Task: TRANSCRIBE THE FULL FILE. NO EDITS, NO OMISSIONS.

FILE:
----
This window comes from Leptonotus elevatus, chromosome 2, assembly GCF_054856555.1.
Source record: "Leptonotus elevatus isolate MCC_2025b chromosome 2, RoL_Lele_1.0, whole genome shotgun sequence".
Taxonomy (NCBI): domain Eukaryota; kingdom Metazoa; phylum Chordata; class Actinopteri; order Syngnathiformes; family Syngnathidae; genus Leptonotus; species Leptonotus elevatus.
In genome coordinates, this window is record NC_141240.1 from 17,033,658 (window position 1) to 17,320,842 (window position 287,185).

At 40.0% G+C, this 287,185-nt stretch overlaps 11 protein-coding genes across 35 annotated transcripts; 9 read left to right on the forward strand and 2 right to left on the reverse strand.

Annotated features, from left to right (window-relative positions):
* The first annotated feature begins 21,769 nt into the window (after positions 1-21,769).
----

This window comes from Leptonotus elevatus, chromosome 2, assembly GCF_054856555.1.
Source record: "Leptonotus elevatus isolate MCC_2025b chromosome 2, RoL_Lele_1.0, whole genome shotgun sequence".
Taxonomy (NCBI): domain Eukaryota; kingdom Metazoa; phylum Chordata; class Actinopteri; order Syngnathiformes; family Syngnathidae; genus Leptonotus; species Leptonotus elevatus.
In genome coordinates, this window is record NC_141240.1 from 17,033,658 (window position 1) to 17,320,842 (window position 287,185).

At 40.0% G+C, this 287,185-nt stretch overlaps 11 protein-coding genes across 35 annotated transcripts; 9 read left to right on the forward strand and 2 right to left on the reverse strand.

Annotated features, from left to right (window-relative positions):
* The first annotated feature begins 21,769 nt into the window (after positions 1-21,769).